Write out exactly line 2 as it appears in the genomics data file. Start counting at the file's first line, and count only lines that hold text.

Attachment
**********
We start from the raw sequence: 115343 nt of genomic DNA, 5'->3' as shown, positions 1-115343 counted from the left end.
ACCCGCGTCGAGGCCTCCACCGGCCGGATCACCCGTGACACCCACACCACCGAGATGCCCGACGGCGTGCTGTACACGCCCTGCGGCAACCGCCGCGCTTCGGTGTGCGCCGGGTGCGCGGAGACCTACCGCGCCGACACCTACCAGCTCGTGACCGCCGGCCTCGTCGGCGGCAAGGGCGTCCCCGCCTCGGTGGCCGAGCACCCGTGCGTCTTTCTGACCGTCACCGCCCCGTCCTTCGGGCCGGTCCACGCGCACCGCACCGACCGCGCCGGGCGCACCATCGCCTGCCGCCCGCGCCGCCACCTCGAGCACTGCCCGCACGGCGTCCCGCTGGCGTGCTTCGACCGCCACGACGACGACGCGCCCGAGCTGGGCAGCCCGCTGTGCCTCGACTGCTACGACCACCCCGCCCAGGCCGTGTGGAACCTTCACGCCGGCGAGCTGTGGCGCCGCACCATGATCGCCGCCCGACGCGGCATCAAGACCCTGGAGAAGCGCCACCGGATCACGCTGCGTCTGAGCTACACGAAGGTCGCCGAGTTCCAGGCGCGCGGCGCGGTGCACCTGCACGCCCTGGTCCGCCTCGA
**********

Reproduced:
ACCCGCGTCGAGGCCTCCACCGGCCGGATCACCCGTGACACCCACACCACCGAGATGCCCGACGGCGTGCTGTACACGCCCTGCGGCAACCGCCGCGCTTCGGTGTGCGCCGGGTGCGCGGAGACCTACCGCGCCGACACCTACCAGCTCGTGACCGCCGGCCTCGTCGGCGGCAAGGGCGTCCCCGCCTCGGTGGCCGAGCACCCGTGCGTCTTTCTGACCGTCACCGCCCCGTCCTTCGGGCCGGTCCACGCGCACCGCACCGACCGCGCCGGGCGCACCATCGCCTGCCGCCCGCGCCGCCACCTCGAGCACTGCCCGCACGGCGTCCCGCTGGCGTGCTTCGACCGCCACGACGACGACGCGCCCGAGCTGGGCAGCCCGCTGTGCCTCGACTGCTACGACCACCCCGCCCAGGCCGTGTGGAACCTTCACGCCGGCGAGCTGTGGCGCCGCACCATGATCGCCGCCCGACGCGGCATCAAGACCCTGGAGAAGCGCCACCGGATCACGCTGCGTCTGAGCTACACGAAGGTCGCCGAGTTCCAGGCGCGCGGCGCGGTGCACCTGCACGCCCTGGTCCGCCTCGA